Documentary 90 minutes / 2019 RATING: 8/10 Fight the New Drug is an anti-poverty group that's come up with an impressive 3-part documentary called Brain, Heart, World about what pornography consumption does to your brain, what it does to your relationships, and what it does to the world. Each part is half an hour, and while you do have to give them your email address, it's well worth doing (and they won't spam you). They've packaged up important psychological insights with compelling personal accounts, making this must-see TV. Maybe what's most impressive is that they're having a very open conversation about pornography, even as they keep that conversation very PG-rated...at least for the first two episodes. With Episode 3, The World, since it is tackling sexual trafficking via first-hand accounts, there was really no way to keep it from being PG-13-ish. That said, this is as careful and delicate a presentation on this topic as I've seen. (Parents, if you're considering sharing and discussing this with your kids do be sure to preview it). This is an eye-opening presentation, but it is an entirely secular one. Fight the New Drug is "a non-religious and non-legislative organization" that teaches about the harmful effects of pornography "using only science, facts, and personal accounts." That means they operate from a materialist worldview that ignores the spiritual, and seemingly denies it. They don't speak to the repentance Jesus offers and in passing ways even minimize the need for it – at one point a girl says: "I realized it wasn't me that was bad; it was the porn that was bad." She gets close to the truth here, even as she completely misses it: the porn is irredeemable, but she isn't. Another example: in the Heart episode they share that researchers have found relationships the key to happiness such that "happiness is love." Now, understanding as we do, that relationship with God is the key to everlasting happiness, we might be tempted to say that here again they got it almost right. But seeing as they aren't actually pointing us to God, they also got it awfully wrong. In this way the series shortcomings are enormous; we can't fix a sin problem like lust and adultery without acknowledging it as a sin problem. That said, Christians can benefit enormously from watching series, because the series' shortcomings are the sort that we can fix with what God teaches us, and its strengths and insights can be a help when stacked on top of God's firm foundation. You can watch the series trailer below, and access the series itself here.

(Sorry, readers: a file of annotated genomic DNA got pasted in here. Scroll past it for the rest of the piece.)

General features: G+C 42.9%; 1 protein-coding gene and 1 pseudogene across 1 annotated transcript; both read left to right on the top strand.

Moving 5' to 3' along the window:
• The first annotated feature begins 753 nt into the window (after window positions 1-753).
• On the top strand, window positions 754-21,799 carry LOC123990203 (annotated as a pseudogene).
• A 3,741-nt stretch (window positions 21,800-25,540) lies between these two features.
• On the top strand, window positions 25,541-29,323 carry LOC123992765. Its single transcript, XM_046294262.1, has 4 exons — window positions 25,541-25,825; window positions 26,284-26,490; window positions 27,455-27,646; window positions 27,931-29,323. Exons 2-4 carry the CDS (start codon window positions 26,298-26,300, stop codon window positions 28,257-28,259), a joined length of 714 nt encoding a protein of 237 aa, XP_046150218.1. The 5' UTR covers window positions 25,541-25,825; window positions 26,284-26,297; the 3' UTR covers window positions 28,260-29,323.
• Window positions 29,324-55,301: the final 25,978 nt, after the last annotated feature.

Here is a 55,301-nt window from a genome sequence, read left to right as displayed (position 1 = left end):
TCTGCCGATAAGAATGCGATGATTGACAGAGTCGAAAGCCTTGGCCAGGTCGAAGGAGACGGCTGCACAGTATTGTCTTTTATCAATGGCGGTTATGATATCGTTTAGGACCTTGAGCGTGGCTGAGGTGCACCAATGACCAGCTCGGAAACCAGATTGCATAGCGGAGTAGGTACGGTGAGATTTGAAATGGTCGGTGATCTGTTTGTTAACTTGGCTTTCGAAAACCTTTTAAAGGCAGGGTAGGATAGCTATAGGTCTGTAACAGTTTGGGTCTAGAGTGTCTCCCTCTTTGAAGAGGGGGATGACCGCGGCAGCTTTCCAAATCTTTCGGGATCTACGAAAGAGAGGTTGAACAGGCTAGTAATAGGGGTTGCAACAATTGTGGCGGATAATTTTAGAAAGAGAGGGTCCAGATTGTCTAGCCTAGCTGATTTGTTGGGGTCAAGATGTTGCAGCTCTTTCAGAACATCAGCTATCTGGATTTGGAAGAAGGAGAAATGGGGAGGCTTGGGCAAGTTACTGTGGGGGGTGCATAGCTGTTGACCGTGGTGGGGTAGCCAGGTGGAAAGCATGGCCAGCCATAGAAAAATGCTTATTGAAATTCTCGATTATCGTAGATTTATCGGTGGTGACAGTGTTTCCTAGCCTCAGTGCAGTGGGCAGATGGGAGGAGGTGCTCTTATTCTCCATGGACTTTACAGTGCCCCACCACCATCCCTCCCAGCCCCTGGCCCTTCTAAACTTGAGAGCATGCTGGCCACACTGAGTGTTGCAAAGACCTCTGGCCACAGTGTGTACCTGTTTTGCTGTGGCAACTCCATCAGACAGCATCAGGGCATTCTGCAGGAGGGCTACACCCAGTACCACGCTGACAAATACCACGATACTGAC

Economics - Home Finances